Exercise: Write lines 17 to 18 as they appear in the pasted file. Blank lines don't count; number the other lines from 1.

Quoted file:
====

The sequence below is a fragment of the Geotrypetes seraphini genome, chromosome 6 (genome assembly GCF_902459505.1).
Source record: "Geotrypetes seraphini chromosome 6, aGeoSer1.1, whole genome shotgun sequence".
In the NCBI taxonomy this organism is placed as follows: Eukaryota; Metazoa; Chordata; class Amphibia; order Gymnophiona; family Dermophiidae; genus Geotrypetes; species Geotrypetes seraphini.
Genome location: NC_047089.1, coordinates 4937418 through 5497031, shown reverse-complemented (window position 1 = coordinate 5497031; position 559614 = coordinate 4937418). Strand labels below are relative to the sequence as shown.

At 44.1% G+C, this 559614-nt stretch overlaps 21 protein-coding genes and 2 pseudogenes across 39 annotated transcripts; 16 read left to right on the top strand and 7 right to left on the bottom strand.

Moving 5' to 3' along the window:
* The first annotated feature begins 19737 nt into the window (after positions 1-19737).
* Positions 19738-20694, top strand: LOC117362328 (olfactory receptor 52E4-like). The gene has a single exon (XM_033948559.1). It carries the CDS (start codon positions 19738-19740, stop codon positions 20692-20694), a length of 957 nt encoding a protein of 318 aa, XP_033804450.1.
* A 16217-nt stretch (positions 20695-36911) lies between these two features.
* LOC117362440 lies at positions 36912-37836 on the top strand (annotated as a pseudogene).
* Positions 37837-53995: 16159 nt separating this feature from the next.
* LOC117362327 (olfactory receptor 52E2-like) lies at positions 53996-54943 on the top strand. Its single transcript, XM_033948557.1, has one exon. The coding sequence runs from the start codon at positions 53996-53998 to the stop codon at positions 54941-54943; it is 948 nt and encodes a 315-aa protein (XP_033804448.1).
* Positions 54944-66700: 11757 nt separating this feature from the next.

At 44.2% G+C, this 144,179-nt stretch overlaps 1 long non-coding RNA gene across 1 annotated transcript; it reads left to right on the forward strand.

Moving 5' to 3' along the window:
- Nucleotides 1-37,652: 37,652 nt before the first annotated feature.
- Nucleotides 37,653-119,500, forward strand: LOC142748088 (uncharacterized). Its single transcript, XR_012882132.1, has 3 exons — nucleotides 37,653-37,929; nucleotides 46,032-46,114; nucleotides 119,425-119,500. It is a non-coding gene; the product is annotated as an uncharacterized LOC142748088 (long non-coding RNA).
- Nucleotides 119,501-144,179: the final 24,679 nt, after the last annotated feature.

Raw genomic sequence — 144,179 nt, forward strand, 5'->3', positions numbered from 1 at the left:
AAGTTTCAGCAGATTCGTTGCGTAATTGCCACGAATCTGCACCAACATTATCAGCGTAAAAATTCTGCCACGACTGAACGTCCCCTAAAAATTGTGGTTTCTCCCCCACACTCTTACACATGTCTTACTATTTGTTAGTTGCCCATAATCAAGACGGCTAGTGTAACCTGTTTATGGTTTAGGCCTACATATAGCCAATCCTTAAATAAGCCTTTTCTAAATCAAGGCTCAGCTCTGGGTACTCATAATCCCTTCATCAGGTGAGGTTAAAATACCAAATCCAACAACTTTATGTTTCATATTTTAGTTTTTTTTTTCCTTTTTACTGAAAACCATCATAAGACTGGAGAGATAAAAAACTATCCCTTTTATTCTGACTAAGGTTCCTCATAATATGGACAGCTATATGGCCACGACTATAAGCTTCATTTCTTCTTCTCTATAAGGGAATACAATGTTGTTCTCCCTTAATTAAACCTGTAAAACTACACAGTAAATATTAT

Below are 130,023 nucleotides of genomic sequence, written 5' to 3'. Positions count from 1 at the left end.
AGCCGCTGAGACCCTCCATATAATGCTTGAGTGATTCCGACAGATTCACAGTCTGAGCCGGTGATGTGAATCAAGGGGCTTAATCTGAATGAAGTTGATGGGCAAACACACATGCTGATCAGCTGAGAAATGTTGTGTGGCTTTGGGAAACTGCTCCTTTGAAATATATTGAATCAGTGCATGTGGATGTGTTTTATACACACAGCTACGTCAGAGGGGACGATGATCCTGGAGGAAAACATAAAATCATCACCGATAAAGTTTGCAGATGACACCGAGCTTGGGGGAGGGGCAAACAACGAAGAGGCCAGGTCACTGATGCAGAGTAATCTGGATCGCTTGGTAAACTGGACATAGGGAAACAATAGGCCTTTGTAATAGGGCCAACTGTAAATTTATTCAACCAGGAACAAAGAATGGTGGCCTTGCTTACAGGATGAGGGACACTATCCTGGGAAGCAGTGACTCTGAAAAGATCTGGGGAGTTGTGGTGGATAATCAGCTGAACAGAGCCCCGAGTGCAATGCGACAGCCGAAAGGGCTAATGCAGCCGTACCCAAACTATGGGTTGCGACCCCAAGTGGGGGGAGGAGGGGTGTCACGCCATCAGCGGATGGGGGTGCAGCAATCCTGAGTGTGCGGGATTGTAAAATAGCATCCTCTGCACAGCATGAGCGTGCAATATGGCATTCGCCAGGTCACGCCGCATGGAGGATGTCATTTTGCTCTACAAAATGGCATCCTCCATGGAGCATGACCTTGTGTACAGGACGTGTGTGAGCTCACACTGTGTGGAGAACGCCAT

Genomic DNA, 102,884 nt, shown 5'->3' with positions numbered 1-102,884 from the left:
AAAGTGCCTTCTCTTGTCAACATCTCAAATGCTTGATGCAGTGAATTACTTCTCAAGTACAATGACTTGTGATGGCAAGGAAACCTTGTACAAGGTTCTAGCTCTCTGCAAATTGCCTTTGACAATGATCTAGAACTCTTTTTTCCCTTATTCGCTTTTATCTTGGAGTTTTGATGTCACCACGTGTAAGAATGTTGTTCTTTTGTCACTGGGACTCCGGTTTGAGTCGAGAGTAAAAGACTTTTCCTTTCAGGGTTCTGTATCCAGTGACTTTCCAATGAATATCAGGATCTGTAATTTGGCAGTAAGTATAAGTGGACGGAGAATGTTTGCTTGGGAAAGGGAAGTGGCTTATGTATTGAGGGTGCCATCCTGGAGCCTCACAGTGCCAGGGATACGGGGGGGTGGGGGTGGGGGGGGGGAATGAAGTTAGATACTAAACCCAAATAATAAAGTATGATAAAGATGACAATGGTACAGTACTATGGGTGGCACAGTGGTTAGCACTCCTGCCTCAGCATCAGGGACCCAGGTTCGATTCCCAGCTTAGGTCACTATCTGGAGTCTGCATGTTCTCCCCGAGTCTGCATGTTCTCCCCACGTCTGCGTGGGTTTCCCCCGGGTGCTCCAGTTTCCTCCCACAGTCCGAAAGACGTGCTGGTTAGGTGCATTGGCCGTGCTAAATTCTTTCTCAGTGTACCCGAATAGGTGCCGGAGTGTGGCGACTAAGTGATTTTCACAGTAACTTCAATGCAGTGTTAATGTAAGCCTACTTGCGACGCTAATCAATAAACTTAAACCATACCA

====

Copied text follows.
- Nucleotides 37,653-119,500, forward strand: LOC142748088 (uncharacterized). Its single transcript, XR_012882132.1, has 3 exons — nucleotides 37,653-37,929; nucleotides 46,032-46,114; nucleotides 119,425-119,500. It is a non-coding gene; the product is annotated as an uncharacterized LOC142748088 (long non-coding RNA).
- Nucleotides 119,501-144,179: the final 24,679 nt, after the last annotated feature.